Miss The Mississippi
My song of the day on FaceBook is “Miss The Mississippi and You.” It’s an old Jimmy Rogers tune. I esp like Doc Watson’ version.
One day a few years back I was gonna play a round of golf with my son here in North Carolina. He had to go to work, and I didn’t have a game, so I asked the pro to pair me up with someone. It didn’t matter who; I liked people and could work out a game with anyone.
He put me in with a fellow named Smitty who was on vacation. We shook hands on the first tee. You know how it goes in the south. “Hey, my name is Tommy Bibey. Welcome to North Carolina,” I said.
Smitty noticed my hat. It read, ”The Country Gentlemen.”
“Are you a bluegrass man?” he asked.
“Sure. I’m a mandolin player.”
“Really? Me too. Hey, the Gentlemen were in Mississippi a while back. That kid who plays the mandolin with Charlie is from North Carolina; you know him?”
“Yeah, man. That’s Darin Aldridge. I’ve learned a bunch from him. He’s a player.”
”No kidding. That boy is a hoss.”
We found out we shared common interests in literature and Mississippi folks like Jerry Clower and Marty Stuart, as well as N.C. music people like Earl Scruggs and Doc Watson. I guess the folks we were paired with thought they’d stumbled into a family reunion. They watched all this for a couple of holes then asked, “You fellows known each other a long time?”
“No, we just met,” I said.
They were incredulous. “How can this be?”
I shrugged my shoulders. “It’s the bluegrass way, I guess.”
Or as my friend Dr. Temple would say, “It’s the International language of music.”
Smitty was a fine player and a true bluegrass gentleman who was also a coach and school principal in Saltillo, Mississippi, just outside of Tupelo. By the sixteenth hole he invited me to come down to Mississippi to play golf, eat his mama’s fried chicken, and pick music with his friends at their church. He didn’t have to ask twice.
At that time I was early on in development of “The Mandolin Case.” I promised to keep him posted.
I got home and told my Marfar all this and she asked, “So hon, when are we going to Mississippi?” (She has long since learned to never to discount her crazy physician bluegrass fiction writer husband’s dreams; they seem to always come true, starting with her)
On a whim, I sent Smitty a short story I was working on called “The Rasslin’ Rangatang.” (It is in my blog archives) He shared it with a Ms. T, a gifted BreadLoaf English teacher at the school, and she assigned it as project for her students. I soon became pen pals with the kids. I still keep up with some of them like Miss Carrie, who is now a pharmacy student at Ole Miss.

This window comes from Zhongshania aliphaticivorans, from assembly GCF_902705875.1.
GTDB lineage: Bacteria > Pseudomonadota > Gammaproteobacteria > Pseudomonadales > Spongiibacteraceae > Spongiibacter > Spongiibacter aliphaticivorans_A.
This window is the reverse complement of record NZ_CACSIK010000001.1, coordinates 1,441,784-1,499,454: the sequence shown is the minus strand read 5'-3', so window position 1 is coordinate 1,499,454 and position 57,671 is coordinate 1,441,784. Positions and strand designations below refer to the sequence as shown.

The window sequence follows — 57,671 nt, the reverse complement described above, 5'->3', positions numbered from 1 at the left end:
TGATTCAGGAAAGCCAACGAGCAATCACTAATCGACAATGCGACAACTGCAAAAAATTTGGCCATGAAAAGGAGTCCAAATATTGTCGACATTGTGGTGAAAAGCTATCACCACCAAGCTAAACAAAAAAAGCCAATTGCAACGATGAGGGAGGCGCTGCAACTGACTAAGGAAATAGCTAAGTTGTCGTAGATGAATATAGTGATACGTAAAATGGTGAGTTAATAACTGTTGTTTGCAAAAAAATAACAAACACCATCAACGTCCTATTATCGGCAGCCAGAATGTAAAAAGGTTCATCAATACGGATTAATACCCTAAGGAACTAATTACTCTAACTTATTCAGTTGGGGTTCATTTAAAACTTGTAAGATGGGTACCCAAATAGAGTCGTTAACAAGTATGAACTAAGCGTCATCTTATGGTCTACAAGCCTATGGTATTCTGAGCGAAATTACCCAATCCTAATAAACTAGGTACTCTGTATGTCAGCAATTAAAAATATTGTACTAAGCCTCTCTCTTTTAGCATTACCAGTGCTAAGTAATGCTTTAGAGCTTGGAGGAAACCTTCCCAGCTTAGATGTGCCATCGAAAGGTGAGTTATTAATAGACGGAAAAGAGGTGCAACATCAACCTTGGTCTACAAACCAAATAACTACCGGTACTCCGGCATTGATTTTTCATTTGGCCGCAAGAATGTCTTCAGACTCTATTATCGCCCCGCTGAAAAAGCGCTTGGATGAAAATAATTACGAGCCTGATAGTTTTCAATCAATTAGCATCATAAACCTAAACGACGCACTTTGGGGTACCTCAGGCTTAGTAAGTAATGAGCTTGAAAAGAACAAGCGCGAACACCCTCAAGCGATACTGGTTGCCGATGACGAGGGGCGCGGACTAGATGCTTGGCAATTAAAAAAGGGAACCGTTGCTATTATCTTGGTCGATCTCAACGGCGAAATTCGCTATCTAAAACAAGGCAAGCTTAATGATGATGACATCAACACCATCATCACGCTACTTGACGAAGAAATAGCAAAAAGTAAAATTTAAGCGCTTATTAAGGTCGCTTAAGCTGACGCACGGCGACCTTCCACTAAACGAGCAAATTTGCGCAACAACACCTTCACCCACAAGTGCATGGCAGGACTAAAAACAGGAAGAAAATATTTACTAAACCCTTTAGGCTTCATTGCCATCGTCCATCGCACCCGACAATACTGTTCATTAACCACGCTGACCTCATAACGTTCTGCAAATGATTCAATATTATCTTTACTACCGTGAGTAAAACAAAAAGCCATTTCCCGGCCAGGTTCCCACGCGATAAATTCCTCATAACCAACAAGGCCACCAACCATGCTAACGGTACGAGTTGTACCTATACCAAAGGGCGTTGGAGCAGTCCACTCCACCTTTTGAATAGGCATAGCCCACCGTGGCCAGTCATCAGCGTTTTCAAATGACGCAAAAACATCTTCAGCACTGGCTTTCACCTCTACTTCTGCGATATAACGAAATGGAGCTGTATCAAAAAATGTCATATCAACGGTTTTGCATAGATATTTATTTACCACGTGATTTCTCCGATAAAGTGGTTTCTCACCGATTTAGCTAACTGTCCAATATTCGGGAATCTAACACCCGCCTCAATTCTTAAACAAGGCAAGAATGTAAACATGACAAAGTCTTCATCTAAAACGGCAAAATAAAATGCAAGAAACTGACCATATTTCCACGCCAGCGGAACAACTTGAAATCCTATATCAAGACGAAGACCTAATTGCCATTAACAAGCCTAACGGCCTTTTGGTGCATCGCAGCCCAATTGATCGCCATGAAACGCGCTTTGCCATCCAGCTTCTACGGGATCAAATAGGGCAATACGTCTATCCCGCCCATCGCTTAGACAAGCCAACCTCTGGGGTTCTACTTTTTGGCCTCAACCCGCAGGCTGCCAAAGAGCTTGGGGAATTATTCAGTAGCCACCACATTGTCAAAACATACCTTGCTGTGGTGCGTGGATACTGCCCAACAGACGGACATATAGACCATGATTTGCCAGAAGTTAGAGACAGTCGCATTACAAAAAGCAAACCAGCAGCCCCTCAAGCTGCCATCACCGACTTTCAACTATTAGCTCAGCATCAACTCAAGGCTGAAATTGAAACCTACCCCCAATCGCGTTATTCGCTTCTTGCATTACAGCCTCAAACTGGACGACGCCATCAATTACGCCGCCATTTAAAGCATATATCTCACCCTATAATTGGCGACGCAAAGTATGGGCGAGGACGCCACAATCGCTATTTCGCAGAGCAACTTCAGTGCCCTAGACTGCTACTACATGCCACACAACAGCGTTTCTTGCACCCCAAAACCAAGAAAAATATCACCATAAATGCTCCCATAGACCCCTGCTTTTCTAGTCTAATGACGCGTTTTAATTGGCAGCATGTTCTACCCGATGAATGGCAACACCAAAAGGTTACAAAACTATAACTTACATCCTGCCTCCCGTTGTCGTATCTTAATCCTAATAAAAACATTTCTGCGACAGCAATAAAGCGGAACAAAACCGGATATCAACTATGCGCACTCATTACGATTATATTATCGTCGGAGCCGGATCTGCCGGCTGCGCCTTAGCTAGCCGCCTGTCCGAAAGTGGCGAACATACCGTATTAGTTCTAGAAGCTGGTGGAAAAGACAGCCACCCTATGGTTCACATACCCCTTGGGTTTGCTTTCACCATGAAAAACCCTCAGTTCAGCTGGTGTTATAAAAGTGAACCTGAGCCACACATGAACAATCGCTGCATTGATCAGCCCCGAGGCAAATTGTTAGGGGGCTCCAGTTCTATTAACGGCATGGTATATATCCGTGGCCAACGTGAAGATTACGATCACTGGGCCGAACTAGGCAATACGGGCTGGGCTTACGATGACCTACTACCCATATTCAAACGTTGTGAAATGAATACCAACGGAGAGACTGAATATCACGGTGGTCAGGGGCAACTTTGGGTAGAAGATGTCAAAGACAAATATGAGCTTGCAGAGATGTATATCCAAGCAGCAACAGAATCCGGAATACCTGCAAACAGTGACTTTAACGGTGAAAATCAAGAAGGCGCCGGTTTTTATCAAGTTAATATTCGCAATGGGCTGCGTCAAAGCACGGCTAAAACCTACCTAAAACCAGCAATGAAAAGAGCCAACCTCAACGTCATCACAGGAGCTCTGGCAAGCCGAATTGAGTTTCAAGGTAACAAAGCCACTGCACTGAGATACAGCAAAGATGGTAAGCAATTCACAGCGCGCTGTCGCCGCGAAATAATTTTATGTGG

The kids took right to the pen pal gig. I was astounded by their insight and maturity. (I guess part of it was I ain’t nothing but a big kid myself) We traded some ideas back and forth, and I enjoyed the exchange. I recall one child wrote to say, “I can’t believe a famous writer would write us little school kids in Saltillo, Mississippi and care what we had to say.”
I called my Lit agent (I had just signed with him) and said, “Boss, we gotta straighten this out. I’m not a famous writer.”
He said “You are now. Any time you touch people with your written words, people far away who you’ve never met, then you by definition are a famous writer.”
Man I was hooked. I think that was the day I decided for sure I had to keep being a writer. I was just getting started, but I was having way too much fun to quit. (As we say in bluegrass, “We ain’t having any fun at this, but at least we’re making a bunch of money.”)
I miss the Mississippi, but I’ll be back down there Saturday. I’m gonna dedicate my blog this week to tell you more about how I fell in love with Mississippi, how I came to become an honorary Mississippian, and also the rest of the story, ie “The Return of Dr. Tommy Bibey.”
For now, though, the Harvey County doc gig awaits, so I gotta go find my stethoscope. Stay tuned.
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